Selena Forever

The Selena Trial

The Houston Chronicles Files

Cultural myth of Selena


Copyright 1995 Houston Chronicle

In death, Selena Quintanilla-Perez has attained the heights reserved for saints and legends. She has become a tragic, martyred folk heroine. "She became greater in death than in life," says the Rev. Virgil Elizondo, a San Antonio Roman Catholic theologian and scholar. Elizondo, rector of San Fernando Cathedral, theorizes that Selena's life and death transformed into instant "cultural myth." "It is a story that becomes greater than the original fact," he says.

As a myth is retold, it becomes greater, not because of imaginative embellishments, but because it has meaning and implications that are greater than its details. "It is the people saying what she meant to us," Elizondo says. ""In their testimonies, she is becoming more alive than she ever was in life."

There are universal elements to Selena's tragedy that resonate with people. She was seen as a beautiful, vivacious, talented woman who was cut down in her prime by a once-trusted friend. "Here was a person ready to become nationally famous and cross over (into mainstream American entertainment), and she is unable to do so because she is murdered," says Mark Gelazer, anthropology professor at the University of Texas-Pan American in Edinburg. "In her case, you have a kind of folk sanctification process of a martyr." Selena, although not a Roman Catholic, also fits the folk saint role in the culturally Catholic mind-set of Hispanics. The Lady of Guadalupe -- a Mexican apparition of Mary, the mother of Jesus -- and female saints play integral roles in the spiritual lives of Hispanics. Elizondo commemorated Selena during Good Friday services. "Her death, like the death of Jesus, was a totally senseless death," he said. "She is not a goddess; she is not Jesus Christ. But she is one of ours that the community is praising as a real heroine, one of the saints of the community."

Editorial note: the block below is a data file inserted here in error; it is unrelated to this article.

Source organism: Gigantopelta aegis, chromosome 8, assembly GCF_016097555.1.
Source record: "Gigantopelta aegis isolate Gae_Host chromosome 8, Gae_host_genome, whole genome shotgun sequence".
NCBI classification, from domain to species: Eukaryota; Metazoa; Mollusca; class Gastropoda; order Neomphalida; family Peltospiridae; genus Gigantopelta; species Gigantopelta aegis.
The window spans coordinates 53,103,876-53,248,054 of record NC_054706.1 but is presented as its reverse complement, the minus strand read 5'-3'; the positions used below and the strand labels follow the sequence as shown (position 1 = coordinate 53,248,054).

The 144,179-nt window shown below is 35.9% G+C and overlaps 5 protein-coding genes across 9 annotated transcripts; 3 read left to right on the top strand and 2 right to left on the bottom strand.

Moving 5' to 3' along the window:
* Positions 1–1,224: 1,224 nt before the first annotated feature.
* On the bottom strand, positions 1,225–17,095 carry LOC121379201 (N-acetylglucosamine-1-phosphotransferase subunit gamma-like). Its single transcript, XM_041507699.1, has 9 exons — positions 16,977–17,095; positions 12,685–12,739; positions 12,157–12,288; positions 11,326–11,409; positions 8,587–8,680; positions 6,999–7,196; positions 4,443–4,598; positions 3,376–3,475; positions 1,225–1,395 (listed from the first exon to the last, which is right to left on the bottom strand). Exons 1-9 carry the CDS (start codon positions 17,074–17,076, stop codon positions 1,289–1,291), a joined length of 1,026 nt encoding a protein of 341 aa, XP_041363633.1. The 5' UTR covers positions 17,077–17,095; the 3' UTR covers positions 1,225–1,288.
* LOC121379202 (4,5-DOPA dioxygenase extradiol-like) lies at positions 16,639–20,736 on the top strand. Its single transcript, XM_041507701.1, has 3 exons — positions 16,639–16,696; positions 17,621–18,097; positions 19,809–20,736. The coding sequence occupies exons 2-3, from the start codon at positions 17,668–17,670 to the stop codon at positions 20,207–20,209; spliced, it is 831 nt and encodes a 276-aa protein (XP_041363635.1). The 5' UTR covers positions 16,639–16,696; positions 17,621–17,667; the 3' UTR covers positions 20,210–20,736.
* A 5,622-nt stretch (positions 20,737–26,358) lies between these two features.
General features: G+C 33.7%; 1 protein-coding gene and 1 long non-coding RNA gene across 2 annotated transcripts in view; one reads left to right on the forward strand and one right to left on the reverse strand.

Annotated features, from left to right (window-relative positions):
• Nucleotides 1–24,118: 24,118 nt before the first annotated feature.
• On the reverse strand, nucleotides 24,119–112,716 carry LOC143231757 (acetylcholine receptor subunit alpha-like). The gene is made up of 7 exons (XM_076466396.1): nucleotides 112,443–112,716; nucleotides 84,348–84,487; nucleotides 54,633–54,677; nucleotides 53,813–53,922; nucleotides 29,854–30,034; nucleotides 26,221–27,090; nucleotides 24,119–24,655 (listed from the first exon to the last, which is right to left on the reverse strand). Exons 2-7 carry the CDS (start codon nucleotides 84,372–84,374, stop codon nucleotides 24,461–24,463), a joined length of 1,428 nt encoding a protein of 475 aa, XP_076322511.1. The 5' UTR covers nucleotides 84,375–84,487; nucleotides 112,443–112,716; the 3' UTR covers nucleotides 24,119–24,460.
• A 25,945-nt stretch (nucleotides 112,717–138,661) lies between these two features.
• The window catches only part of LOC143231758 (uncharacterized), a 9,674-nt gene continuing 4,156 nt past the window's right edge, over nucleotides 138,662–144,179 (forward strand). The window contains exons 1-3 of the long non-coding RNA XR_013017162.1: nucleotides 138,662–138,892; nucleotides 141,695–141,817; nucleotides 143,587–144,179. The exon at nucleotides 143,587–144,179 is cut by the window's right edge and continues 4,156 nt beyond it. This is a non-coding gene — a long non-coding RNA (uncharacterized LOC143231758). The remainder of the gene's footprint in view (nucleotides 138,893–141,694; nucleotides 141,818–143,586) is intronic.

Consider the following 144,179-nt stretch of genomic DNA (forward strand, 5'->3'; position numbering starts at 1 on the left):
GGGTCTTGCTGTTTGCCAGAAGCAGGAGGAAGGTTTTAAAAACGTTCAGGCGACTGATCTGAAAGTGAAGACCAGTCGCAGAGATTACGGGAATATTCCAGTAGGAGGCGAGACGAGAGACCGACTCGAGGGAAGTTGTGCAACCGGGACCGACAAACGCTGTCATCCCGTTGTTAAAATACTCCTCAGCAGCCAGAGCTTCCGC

Selena also plays into the cultural ideal role that women continue to hold in Hispanic cultures. For example, most Spanish TV telenovelas focus on the trials of women, with the heroine overcoming obstacles and problems through virtue and character. Selena fit that ideal for many Hispanics. "She was seen as a very pure person," Gelazer says. Juanita Garza, of the UT-Pan American History Department, says, "Selena showed the essence of who we are, as family-oriented, as community-oriented."

There is cultural significance in her death as well. Her betrayal by a once-adoring fan chills Hispanic hearts. Disloyalty is still a cardinal sin against cultural ideals. "It makes it tragic," says Arturo Madrid, humanities professor at Trinity University in San Antonio. "She trusted, and we all want to trust. As a consequence of trusting, she died." Perhaps Selena's life and death defy analysis. She may simply have possessed qualities that bedazzle onlookers, that create legends.

Madrid fully expects future singers to bill themselves as the "new Selena." Women will dress as she did and imitate her charms and qualities. It will be proof that Selena set a new standard. Her impact will not diminish quickly, Elizondo predicts. "Because she was killed at her peak, she can't decline," he says. ""She will only continue to grow. She becomes a dynamic force of life for all the people to whom she was important."